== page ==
Monday, July 10, 2017

Today -100: July 10, 1917: We regard as enemies those who advocate the abolition of our government


Anarchists Emma Goldman and Alexander Berkman are convicted of conspiracy to obstruct the draft, sentenced to 2 years and $10,000 fines, after which they will be subject to deportation. The judge tells them, “In this country of ours, we regard as enemies those who advocate the abolition of our government, and those who counsel disobedience of our laws by those of minds less strong.”

Numerous lefty newspapers, including The Masses, The Appeal to Reason, The American Socialist, etc., have been banned from the US mails under the Espionage Act, which declares “nonmailable” any publication affecting military performance or obstructing recruiting (by, say, opposing conscription) or other vaguely defined offenses. Other publications have been held up while the government decides whether they’re kosher. All of which is intended to have a wider chilling effect, as is the refusal of Post Office Solicitor William Lamar to give reasons when banning things. The August issue of The Masses, he said, was banned because of its “entire tone and spirit.” You can evaluate its entire tone and spirit for yourself here. Here’s a cartoon from the issue:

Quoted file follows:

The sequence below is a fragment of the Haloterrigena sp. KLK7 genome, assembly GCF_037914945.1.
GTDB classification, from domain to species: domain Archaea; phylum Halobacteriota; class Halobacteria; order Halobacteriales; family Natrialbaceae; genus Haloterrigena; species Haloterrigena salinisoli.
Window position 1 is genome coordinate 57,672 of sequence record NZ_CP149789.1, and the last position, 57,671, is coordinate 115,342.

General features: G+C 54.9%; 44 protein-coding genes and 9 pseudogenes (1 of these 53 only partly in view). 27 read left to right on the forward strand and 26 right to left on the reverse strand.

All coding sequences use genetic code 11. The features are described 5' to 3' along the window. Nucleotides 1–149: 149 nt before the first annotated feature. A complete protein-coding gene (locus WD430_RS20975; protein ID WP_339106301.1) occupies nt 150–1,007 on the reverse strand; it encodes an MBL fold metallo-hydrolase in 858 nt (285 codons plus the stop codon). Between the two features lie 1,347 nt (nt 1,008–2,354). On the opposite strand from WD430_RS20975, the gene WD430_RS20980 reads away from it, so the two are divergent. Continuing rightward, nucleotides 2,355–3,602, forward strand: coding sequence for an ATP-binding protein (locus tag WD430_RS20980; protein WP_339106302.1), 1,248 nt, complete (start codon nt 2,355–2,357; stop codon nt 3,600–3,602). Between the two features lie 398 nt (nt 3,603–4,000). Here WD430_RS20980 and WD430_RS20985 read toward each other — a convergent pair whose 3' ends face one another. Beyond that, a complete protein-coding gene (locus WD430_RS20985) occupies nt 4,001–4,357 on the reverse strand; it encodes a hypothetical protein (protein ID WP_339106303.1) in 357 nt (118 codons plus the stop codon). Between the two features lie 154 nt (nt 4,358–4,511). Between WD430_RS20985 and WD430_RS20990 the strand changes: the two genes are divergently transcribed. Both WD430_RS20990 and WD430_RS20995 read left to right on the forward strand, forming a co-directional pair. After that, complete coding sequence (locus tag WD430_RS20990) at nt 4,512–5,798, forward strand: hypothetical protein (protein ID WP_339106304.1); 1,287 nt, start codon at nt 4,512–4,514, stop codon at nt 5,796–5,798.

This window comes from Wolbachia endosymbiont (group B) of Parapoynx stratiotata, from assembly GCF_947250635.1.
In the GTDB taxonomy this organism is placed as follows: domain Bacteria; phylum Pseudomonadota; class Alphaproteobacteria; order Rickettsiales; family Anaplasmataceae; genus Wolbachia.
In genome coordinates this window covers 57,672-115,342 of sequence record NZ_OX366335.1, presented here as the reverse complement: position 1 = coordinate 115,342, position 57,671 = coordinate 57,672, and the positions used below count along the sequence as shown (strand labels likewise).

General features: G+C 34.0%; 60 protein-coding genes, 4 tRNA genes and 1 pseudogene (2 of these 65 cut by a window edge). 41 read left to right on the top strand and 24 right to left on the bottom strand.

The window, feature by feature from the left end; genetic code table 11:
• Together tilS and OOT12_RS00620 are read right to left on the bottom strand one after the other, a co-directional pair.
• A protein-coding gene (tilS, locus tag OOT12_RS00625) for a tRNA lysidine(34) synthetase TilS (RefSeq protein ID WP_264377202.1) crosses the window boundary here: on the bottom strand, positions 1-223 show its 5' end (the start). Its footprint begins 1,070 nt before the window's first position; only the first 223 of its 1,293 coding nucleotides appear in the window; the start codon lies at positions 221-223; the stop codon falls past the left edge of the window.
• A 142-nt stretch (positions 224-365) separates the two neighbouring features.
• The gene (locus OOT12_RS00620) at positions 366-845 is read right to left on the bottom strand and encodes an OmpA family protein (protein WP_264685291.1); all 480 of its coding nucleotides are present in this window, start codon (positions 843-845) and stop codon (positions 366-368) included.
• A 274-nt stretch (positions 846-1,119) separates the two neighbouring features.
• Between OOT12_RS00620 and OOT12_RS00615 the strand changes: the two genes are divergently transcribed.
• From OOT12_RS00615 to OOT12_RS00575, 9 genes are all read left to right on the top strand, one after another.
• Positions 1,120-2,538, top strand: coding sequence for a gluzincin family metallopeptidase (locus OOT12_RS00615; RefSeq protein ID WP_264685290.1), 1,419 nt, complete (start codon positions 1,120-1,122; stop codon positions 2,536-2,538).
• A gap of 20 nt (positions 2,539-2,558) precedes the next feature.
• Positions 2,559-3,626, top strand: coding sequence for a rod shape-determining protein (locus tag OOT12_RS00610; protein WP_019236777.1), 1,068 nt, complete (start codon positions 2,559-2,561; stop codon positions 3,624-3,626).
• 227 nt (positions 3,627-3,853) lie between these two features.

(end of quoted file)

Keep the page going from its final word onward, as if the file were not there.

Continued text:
That’s “Labor” and “Democracy” chained to the cannon.

Harry Auren (or possibly Aurin), whoever that is, is sentenced to 30 days (or possibly 90 days) for disorderly conduct for distributing a circular which quotes the Declaration of Independence “with uneven emphasis,” whatever that means. A State Supreme Court justice will release him, saying there is a right to criticize the government and laws.

Secretary of War Newton Baker orders soldiers not to attack anti-conscription (or other) meetings... while in uniform.


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